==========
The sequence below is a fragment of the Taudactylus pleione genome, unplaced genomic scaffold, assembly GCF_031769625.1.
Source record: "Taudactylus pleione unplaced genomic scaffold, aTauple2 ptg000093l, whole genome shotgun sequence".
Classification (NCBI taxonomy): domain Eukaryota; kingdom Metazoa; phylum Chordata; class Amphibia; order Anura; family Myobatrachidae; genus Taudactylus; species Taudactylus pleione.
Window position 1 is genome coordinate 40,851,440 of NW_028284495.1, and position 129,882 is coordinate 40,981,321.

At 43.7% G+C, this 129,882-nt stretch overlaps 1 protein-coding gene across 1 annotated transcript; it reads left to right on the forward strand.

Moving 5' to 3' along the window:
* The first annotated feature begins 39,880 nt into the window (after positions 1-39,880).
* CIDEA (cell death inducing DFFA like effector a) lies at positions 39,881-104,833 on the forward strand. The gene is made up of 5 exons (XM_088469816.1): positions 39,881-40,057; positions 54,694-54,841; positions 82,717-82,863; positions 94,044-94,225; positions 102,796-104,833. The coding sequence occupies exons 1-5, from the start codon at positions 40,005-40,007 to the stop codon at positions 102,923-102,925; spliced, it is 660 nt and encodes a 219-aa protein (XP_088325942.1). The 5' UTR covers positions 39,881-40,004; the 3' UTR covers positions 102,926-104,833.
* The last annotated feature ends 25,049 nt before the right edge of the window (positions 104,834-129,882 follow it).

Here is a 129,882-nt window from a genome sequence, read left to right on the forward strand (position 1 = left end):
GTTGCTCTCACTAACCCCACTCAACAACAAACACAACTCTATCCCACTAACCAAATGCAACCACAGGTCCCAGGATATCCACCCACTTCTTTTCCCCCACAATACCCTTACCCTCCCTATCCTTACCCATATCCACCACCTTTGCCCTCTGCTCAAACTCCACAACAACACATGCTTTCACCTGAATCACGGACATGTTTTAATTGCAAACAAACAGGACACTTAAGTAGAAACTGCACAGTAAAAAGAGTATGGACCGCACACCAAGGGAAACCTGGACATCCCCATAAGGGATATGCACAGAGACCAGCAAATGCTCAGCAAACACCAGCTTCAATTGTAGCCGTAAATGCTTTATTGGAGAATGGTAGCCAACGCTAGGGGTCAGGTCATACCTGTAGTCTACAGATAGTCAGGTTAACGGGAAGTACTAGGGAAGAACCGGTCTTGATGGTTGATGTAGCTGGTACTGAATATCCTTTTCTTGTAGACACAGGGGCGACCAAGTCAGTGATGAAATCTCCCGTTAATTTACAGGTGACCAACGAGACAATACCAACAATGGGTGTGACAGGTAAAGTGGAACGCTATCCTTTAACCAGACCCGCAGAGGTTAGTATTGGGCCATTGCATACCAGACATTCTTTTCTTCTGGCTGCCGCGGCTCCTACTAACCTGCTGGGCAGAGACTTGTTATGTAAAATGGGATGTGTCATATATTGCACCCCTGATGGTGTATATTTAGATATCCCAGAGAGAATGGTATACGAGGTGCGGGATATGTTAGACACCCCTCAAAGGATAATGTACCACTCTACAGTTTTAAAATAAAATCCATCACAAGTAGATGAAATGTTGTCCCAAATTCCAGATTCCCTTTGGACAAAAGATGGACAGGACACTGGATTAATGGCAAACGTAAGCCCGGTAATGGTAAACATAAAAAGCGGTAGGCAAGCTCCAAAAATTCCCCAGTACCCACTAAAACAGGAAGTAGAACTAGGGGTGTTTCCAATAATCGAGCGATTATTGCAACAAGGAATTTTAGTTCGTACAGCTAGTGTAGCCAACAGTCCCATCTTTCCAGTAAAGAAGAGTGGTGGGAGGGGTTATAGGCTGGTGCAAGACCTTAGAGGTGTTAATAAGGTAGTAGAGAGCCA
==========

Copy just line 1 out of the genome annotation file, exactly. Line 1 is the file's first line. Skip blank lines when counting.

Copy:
The sequence below is a fragment of the Taudactylus pleione genome, unplaced genomic scaffold, assembly GCF_031769625.1.